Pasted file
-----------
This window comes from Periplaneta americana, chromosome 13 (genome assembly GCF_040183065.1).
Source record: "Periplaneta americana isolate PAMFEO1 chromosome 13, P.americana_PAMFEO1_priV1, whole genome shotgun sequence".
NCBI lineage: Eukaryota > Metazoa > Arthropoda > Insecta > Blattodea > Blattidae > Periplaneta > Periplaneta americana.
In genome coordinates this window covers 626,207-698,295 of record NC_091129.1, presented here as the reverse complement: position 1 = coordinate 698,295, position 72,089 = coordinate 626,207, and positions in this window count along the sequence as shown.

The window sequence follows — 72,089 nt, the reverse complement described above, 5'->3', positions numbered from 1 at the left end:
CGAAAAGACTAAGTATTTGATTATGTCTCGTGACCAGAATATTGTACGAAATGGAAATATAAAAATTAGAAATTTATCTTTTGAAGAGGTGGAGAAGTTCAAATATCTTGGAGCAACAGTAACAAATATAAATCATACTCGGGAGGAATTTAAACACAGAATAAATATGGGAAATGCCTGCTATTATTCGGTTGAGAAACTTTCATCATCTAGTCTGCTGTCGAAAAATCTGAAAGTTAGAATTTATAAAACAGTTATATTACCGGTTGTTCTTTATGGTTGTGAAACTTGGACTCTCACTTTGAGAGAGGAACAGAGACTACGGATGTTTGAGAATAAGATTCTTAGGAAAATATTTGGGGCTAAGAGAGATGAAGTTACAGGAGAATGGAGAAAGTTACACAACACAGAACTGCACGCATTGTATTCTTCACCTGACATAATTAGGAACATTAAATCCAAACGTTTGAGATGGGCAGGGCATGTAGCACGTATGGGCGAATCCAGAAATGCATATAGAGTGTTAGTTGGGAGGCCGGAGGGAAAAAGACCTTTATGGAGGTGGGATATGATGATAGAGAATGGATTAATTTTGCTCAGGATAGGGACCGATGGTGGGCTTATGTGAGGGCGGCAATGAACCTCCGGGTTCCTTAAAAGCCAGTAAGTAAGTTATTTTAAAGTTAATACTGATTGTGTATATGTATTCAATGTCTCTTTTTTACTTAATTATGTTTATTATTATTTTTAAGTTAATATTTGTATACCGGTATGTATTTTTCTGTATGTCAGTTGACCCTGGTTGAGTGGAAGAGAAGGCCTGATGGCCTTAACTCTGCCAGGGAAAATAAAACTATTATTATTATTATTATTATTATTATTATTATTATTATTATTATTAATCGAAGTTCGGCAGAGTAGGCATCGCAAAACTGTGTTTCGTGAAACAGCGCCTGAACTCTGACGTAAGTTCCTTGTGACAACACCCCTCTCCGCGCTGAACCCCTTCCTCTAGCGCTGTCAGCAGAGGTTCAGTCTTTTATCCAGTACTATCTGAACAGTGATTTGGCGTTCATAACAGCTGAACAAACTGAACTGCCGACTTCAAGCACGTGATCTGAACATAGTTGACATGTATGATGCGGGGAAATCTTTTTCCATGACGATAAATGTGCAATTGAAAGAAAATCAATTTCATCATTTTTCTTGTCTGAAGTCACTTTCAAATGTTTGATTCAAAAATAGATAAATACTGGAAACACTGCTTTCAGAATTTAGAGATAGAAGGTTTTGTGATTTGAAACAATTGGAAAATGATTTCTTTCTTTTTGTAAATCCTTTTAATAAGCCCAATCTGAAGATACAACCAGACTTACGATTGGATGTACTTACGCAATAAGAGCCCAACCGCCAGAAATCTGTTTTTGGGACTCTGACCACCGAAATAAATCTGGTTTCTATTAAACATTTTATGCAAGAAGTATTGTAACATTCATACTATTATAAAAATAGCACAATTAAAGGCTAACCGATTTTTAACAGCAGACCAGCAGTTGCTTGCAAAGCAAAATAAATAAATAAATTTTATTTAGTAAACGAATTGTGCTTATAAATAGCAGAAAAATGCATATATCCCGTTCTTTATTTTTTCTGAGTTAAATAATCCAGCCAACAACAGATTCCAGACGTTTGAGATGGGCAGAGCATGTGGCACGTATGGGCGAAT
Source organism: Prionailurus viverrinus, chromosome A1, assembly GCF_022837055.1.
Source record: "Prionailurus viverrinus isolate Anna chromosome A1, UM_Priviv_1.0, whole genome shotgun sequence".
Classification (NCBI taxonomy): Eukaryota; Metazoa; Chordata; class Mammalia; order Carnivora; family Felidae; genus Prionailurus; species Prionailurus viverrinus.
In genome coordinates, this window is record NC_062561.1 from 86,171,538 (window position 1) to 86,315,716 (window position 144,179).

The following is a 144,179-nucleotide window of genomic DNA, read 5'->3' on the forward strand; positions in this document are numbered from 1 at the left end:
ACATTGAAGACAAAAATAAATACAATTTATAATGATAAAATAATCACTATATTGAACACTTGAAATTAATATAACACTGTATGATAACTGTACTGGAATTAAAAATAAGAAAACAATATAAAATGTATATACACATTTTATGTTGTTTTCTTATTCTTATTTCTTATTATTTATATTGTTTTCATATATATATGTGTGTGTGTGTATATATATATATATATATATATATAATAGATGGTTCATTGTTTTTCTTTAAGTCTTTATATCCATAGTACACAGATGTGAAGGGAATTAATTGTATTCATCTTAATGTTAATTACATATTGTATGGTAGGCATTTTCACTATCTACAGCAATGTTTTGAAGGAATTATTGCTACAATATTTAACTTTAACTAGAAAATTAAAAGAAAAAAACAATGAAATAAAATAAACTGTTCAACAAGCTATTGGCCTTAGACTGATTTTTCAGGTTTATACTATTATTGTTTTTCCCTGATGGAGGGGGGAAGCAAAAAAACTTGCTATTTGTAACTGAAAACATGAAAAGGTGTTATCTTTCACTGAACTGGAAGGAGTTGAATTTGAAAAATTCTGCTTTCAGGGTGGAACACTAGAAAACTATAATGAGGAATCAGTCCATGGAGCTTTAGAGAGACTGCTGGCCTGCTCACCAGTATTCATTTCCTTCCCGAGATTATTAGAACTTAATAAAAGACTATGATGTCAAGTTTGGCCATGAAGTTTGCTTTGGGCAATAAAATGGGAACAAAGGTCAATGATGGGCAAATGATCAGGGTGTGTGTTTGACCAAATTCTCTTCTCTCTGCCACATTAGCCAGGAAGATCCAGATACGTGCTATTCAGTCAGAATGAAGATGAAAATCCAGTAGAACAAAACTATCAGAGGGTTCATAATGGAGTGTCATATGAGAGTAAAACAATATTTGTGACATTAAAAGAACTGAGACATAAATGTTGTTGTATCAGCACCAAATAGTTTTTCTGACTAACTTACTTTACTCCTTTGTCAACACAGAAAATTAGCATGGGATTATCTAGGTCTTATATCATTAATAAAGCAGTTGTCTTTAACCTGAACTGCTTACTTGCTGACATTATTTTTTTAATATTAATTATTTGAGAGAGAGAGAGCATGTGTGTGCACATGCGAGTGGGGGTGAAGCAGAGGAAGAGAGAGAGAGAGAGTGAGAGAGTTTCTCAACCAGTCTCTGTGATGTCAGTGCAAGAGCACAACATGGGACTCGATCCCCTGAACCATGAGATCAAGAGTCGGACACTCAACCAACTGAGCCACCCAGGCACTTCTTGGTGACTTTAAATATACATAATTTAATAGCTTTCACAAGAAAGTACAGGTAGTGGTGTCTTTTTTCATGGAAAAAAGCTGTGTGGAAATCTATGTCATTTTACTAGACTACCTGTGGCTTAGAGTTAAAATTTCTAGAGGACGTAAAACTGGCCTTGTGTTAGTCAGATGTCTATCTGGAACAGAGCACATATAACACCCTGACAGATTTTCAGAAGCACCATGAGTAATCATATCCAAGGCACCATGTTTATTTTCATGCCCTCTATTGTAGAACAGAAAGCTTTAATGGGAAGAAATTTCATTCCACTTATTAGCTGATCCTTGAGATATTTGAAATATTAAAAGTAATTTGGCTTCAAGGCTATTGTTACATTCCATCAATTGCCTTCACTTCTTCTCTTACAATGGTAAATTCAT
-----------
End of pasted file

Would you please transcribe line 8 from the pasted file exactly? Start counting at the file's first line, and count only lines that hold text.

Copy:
Source record: "Prionailurus viverrinus isolate Anna chromosome A1, UM_Priviv_1.0, whole genome shotgun sequence".